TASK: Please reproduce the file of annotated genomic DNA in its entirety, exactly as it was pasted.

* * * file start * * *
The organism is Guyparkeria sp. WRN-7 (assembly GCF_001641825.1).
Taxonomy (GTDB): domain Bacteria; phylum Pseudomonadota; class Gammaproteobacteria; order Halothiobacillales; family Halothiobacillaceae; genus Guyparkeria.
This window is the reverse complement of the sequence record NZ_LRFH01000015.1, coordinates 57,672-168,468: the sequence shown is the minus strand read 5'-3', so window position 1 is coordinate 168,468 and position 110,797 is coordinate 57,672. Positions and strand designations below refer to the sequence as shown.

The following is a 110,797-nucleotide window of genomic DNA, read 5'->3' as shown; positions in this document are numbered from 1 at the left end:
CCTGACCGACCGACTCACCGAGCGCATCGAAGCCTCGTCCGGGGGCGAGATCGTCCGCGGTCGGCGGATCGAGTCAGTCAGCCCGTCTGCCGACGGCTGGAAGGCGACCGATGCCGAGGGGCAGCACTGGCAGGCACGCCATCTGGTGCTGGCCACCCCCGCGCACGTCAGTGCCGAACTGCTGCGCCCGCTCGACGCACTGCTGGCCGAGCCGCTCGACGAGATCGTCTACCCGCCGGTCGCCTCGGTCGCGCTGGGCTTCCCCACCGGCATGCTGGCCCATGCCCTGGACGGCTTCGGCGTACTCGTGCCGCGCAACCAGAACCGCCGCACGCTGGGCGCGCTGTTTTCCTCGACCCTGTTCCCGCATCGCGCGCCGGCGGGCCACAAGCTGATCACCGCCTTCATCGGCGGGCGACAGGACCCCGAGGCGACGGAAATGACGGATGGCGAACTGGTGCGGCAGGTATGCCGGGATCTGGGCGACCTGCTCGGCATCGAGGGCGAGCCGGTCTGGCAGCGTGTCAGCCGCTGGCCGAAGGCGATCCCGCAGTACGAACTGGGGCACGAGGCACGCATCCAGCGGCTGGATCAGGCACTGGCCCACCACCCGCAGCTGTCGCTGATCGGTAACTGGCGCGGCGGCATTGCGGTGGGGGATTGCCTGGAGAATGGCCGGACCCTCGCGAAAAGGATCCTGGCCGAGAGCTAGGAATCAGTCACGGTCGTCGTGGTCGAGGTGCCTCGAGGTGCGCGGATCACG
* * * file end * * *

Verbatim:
The organism is Guyparkeria sp. WRN-7 (assembly GCF_001641825.1).
Taxonomy (GTDB): domain Bacteria; phylum Pseudomonadota; class Gammaproteobacteria; order Halothiobacillales; family Halothiobacillaceae; genus Guyparkeria.
This window is the reverse complement of the sequence record NZ_LRFH01000015.1, coordinates 57,672-168,468: the sequence shown is the minus strand read 5'-3', so window position 1 is coordinate 168,468 and position 110,797 is coordinate 57,672. Positions and strand designations below refer to the sequence as shown.

The following is a 110,797-nucleotide window of genomic DNA, read 5'->3' as shown; positions in this document are numbered from 1 at the left end:
CCTGACCGACCGACTCACCGAGCGCATCGAAGCCTCGTCCGGGGGCGAGATCGTCCGCGGTCGGCGGATCGAGTCAGTCAGCCCGTCTGCCGACGGCTGGAAGGCGACCGATGCCGAGGGGCAGCACTGGCAGGCACGCCATCTGGTGCTGGCCACCCCCGCGCACGTCAGTGCCGAACTGCTGCGCCCGCTCGACGCACTGCTGGCCGAGCCGCTCGACGAGATCGTCTACCCGCCGGTCGCCTCGGTCGCGCTGGGCTTCCCCACCGGCATGCTGGCCCATGCCCTGGACGGCTTCGGCGTACTCGTGCCGCGCAACCAGAACCGCCGCACGCTGGGCGCGCTGTTTTCCTCGACCCTGTTCCCGCATCGCGCGCCGGCGGGCCACAAGCTGATCACCGCCTTCATCGGCGGGCGACAGGACCCCGAGGCGACGGAAATGACGGATGGCGAACTGGTGCGGCAGGTATGCCGGGATCTGGGCGACCTGCTCGGCATCGAGGGCGAGCCGGTCTGGCAGCGTGTCAGCCGCTGGCCGAAGGCGATCCCGCAGTACGAACTGGGGCACGAGGCACGCATCCAGCGGCTGGATCAGGCACTGGCCCACCACCCGCAGCTGTCGCTGATCGGTAACTGGCGCGGCGGCATTGCGGTGGGGGATTGCCTGGAGAATGGCCGGACCCTCGCGAAAAGGATCCTGGCCGAGAGCTAGGAATCAGTCACGGTCGTCGTGGTCGAGGTGCCTCGAGGTGCGCGGATCACG